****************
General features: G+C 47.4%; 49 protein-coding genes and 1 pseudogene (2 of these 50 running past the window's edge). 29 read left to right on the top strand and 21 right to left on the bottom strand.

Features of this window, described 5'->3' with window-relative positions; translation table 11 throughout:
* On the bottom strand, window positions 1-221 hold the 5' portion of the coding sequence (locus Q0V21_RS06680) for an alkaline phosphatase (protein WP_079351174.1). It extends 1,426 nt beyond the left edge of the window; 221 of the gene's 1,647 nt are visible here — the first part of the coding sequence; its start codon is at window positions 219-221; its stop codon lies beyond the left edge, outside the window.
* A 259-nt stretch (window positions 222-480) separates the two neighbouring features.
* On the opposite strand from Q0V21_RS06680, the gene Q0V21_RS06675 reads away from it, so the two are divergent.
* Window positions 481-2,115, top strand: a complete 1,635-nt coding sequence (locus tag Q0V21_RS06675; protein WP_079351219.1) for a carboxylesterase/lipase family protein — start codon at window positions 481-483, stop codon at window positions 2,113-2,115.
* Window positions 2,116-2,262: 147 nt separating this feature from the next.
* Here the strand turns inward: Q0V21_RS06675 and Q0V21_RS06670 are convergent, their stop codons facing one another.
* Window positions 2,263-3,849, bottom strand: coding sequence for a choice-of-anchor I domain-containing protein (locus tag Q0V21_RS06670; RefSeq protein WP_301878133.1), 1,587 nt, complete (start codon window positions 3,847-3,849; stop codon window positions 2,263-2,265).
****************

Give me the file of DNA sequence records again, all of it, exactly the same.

General features: G+C 47.4%; 49 protein-coding genes and 1 pseudogene (2 of these 50 running past the window's edge). 29 read left to right on the top strand and 21 right to left on the bottom strand.

Features of this window, described 5'->3' with window-relative positions; translation table 11 throughout:
* On the bottom strand, window positions 1-221 hold the 5' portion of the coding sequence (locus Q0V21_RS06680) for an alkaline phosphatase (protein WP_079351174.1). It extends 1,426 nt beyond the left edge of the window; 221 of the gene's 1,647 nt are visible here — the first part of the coding sequence; its start codon is at window positions 219-221; its stop codon lies beyond the left edge, outside the window.
* A 259-nt stretch (window positions 222-480) separates the two neighbouring features.
* On the opposite strand from Q0V21_RS06680, the gene Q0V21_RS06675 reads away from it, so the two are divergent.
* Window positions 481-2,115, top strand: a complete 1,635-nt coding sequence (locus tag Q0V21_RS06675; protein WP_079351219.1) for a carboxylesterase/lipase family protein — start codon at window positions 481-483, stop codon at window positions 2,113-2,115.
* Window positions 2,116-2,262: 147 nt separating this feature from the next.
* Here the strand turns inward: Q0V21_RS06675 and Q0V21_RS06670 are convergent, their stop codons facing one another.
* Window positions 2,263-3,849, bottom strand: coding sequence for a choice-of-anchor I domain-containing protein (locus tag Q0V21_RS06670; RefSeq protein WP_301878133.1), 1,587 nt, complete (start codon window positions 3,847-3,849; stop codon window positions 2,263-2,265).